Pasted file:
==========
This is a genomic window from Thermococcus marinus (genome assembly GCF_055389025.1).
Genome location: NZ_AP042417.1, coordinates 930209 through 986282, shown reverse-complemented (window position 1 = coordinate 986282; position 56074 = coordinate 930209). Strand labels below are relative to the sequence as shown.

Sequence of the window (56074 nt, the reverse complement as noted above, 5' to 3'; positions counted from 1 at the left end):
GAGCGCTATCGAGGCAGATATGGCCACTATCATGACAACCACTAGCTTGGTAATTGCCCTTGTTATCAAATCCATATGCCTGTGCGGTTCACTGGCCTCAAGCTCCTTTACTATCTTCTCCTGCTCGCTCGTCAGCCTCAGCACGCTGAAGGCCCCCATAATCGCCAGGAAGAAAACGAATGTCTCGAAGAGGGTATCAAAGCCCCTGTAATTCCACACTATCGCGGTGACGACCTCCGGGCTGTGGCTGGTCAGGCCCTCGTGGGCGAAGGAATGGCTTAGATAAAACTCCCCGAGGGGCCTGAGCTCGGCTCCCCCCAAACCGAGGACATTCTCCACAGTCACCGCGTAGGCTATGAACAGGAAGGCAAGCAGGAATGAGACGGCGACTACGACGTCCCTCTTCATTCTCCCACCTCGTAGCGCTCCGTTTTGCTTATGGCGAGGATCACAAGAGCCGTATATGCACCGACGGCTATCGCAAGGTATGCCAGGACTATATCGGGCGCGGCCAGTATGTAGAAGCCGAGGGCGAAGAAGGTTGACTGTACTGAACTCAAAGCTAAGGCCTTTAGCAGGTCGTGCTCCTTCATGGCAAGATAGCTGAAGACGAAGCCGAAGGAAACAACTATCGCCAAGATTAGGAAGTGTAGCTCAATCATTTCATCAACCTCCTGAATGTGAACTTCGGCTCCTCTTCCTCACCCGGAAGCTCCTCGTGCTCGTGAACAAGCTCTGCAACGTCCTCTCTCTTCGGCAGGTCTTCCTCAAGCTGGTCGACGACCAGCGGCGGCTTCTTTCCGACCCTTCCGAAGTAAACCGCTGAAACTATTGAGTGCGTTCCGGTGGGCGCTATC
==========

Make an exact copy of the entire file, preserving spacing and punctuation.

This is a genomic window from Thermococcus marinus (genome assembly GCF_055389025.1).
Genome location: NZ_AP042417.1, coordinates 930209 through 986282, shown reverse-complemented (window position 1 = coordinate 986282; position 56074 = coordinate 930209). Strand labels below are relative to the sequence as shown.

Sequence of the window (56074 nt, the reverse complement as noted above, 5' to 3'; positions counted from 1 at the left end):
GAGCGCTATCGAGGCAGATATGGCCACTATCATGACAACCACTAGCTTGGTAATTGCCCTTGTTATCAAATCCATATGCCTGTGCGGTTCACTGGCCTCAAGCTCCTTTACTATCTTCTCCTGCTCGCTCGTCAGCCTCAGCACGCTGAAGGCCCCCATAATCGCCAGGAAGAAAACGAATGTCTCGAAGAGGGTATCAAAGCCCCTGTAATTCCACACTATCGCGGTGACGACCTCCGGGCTGTGGCTGGTCAGGCCCTCGTGGGCGAAGGAATGGCTTAGATAAAACTCCCCGAGGGGCCTGAGCTCGGCTCCCCCCAAACCGAGGACATTCTCCACAGTCACCGCGTAGGCTATGAACAGGAAGGCAAGCAGGAATGAGACGGCGACTACGACGTCCCTCTTCATTCTCCCACCTCGTAGCGCTCCGTTTTGCTTATGGCGAGGATCACAAGAGCCGTATATGCACCGACGGCTATCGCAAGGTATGCCAGGACTATATCGGGCGCGGCCAGTATGTAGAAGCCGAGGGCGAAGAAGGTTGACTGTACTGAACTCAAAGCTAAGGCCTTTAGCAGGTCGTGCTCCTTCATGGCAAGATAGCTGAAGACGAAGCCGAAGGAAACAACTATCGCCAAGATTAGGAAGTGTAGCTCAATCATTTCATCAACCTCCTGAATGTGAACTTCGGCTCCTCTTCCTCACCCGGAAGCTCCTCGTGCTCGTGAACAAGCTCTGCAACGTCCTCTCTCTTCGGCAGGTCTTCCTCAAGCTGGTCGACGACCAGCGGCGGCTTCTTTCCGACCCTTCCGAAGTAAACCGCTGAAACTATTGAGTGCGTTCCGGTGGGCGCTATC